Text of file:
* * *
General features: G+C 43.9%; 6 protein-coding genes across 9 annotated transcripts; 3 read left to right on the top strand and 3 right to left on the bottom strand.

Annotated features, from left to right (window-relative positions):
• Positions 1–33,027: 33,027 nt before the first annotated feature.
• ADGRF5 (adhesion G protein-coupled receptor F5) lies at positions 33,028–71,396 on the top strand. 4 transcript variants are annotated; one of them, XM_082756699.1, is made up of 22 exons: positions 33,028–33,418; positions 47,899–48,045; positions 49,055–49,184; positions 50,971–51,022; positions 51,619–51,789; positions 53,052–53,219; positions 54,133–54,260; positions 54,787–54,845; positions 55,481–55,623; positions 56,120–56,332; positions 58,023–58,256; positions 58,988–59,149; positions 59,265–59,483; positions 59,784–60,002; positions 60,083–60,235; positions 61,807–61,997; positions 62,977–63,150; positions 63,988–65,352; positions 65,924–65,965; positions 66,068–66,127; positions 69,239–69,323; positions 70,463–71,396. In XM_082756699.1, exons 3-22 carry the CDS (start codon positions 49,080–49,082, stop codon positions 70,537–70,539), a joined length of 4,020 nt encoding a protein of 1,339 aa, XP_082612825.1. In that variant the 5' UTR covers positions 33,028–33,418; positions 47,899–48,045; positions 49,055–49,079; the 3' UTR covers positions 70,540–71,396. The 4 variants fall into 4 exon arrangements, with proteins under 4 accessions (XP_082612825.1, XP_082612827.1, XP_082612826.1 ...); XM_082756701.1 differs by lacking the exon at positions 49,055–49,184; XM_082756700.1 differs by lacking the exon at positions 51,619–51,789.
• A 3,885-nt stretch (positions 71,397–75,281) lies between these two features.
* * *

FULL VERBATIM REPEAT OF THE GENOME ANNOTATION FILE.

General features: G+C 43.9%; 6 protein-coding genes across 9 annotated transcripts; 3 read left to right on the top strand and 3 right to left on the bottom strand.

Annotated features, from left to right (window-relative positions):
• Positions 1–33,027: 33,027 nt before the first annotated feature.
• ADGRF5 (adhesion G protein-coupled receptor F5) lies at positions 33,028–71,396 on the top strand. 4 transcript variants are annotated; one of them, XM_082756699.1, is made up of 22 exons: positions 33,028–33,418; positions 47,899–48,045; positions 49,055–49,184; positions 50,971–51,022; positions 51,619–51,789; positions 53,052–53,219; positions 54,133–54,260; positions 54,787–54,845; positions 55,481–55,623; positions 56,120–56,332; positions 58,023–58,256; positions 58,988–59,149; positions 59,265–59,483; positions 59,784–60,002; positions 60,083–60,235; positions 61,807–61,997; positions 62,977–63,150; positions 63,988–65,352; positions 65,924–65,965; positions 66,068–66,127; positions 69,239–69,323; positions 70,463–71,396. In XM_082756699.1, exons 3-22 carry the CDS (start codon positions 49,080–49,082, stop codon positions 70,537–70,539), a joined length of 4,020 nt encoding a protein of 1,339 aa, XP_082612825.1. In that variant the 5' UTR covers positions 33,028–33,418; positions 47,899–48,045; positions 49,055–49,079; the 3' UTR covers positions 70,540–71,396. The 4 variants fall into 4 exon arrangements, with proteins under 4 accessions (XP_082612825.1, XP_082612827.1, XP_082612826.1 ...); XM_082756701.1 differs by lacking the exon at positions 49,055–49,184; XM_082756700.1 differs by lacking the exon at positions 51,619–51,789.
• A 3,885-nt stretch (positions 71,397–75,281) lies between these two features.